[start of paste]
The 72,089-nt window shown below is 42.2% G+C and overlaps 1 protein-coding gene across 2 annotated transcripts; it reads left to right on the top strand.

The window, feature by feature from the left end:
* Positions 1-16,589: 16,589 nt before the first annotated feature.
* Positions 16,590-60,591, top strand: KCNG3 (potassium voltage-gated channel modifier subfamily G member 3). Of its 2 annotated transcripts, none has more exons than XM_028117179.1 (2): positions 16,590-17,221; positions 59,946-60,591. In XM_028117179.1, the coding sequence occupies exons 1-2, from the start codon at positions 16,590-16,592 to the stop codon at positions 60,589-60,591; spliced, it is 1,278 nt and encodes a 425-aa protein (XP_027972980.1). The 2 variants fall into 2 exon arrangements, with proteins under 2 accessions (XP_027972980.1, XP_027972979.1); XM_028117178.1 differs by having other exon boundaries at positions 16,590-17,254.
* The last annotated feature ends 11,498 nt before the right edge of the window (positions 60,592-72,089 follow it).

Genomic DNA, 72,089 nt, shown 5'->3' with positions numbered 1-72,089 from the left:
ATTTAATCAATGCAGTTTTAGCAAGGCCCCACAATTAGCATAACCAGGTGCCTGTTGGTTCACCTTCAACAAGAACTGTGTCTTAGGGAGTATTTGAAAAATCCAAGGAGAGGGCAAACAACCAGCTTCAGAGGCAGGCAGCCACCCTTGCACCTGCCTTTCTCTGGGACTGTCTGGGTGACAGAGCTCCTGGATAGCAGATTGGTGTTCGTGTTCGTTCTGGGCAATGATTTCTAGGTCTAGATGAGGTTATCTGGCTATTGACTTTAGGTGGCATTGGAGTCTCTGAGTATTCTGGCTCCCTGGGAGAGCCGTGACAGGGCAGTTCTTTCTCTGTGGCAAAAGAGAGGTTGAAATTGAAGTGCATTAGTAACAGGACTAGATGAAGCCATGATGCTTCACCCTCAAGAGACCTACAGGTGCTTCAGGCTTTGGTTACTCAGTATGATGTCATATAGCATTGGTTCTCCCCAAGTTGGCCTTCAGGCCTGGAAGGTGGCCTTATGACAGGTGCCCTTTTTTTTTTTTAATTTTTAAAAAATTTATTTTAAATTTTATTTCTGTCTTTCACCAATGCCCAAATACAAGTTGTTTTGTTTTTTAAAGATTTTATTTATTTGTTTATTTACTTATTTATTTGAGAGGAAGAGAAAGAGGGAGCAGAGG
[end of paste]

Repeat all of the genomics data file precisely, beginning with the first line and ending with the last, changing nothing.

The 72,089-nt window shown below is 42.2% G+C and overlaps 1 protein-coding gene across 2 annotated transcripts; it reads left to right on the top strand.

The window, feature by feature from the left end:
* Positions 1-16,589: 16,589 nt before the first annotated feature.
* Positions 16,590-60,591, top strand: KCNG3 (potassium voltage-gated channel modifier subfamily G member 3). Of its 2 annotated transcripts, none has more exons than XM_028117179.1 (2): positions 16,590-17,221; positions 59,946-60,591. In XM_028117179.1, the coding sequence occupies exons 1-2, from the start codon at positions 16,590-16,592 to the stop codon at positions 60,589-60,591; spliced, it is 1,278 nt and encodes a 425-aa protein (XP_027972980.1). The 2 variants fall into 2 exon arrangements, with proteins under 2 accessions (XP_027972980.1, XP_027972979.1); XM_028117178.1 differs by having other exon boundaries at positions 16,590-17,254.
* The last annotated feature ends 11,498 nt before the right edge of the window (positions 60,592-72,089 follow it).

Genomic DNA, 72,089 nt, shown 5'->3' with positions numbered 1-72,089 from the left:
ATTTAATCAATGCAGTTTTAGCAAGGCCCCACAATTAGCATAACCAGGTGCCTGTTGGTTCACCTTCAACAAGAACTGTGTCTTAGGGAGTATTTGAAAAATCCAAGGAGAGGGCAAACAACCAGCTTCAGAGGCAGGCAGCCACCCTTGCACCTGCCTTTCTCTGGGACTGTCTGGGTGACAGAGCTCCTGGATAGCAGATTGGTGTTCGTGTTCGTTCTGGGCAATGATTTCTAGGTCTAGATGAGGTTATCTGGCTATTGACTTTAGGTGGCATTGGAGTCTCTGAGTATTCTGGCTCCCTGGGAGAGCCGTGACAGGGCAGTTCTTTCTCTGTGGCAAAAGAGAGGTTGAAATTGAAGTGCATTAGTAACAGGACTAGATGAAGCCATGATGCTTCACCCTCAAGAGACCTACAGGTGCTTCAGGCTTTGGTTACTCAGTATGATGTCATATAGCATTGGTTCTCCCCAAGTTGGCCTTCAGGCCTGGAAGGTGGCCTTATGACAGGTGCCCTTTTTTTTTTTTAATTTTTAAAAAATTTATTTTAAATTTTATTTCTGTCTTTCACCAATGCCCAAATACAAGTTGTTTTGTTTTTTAAAGATTTTATTTATTTGTTTATTTACTTATTTATTTGAGAGGAAGAGAAAGAGGGAGCAGAGG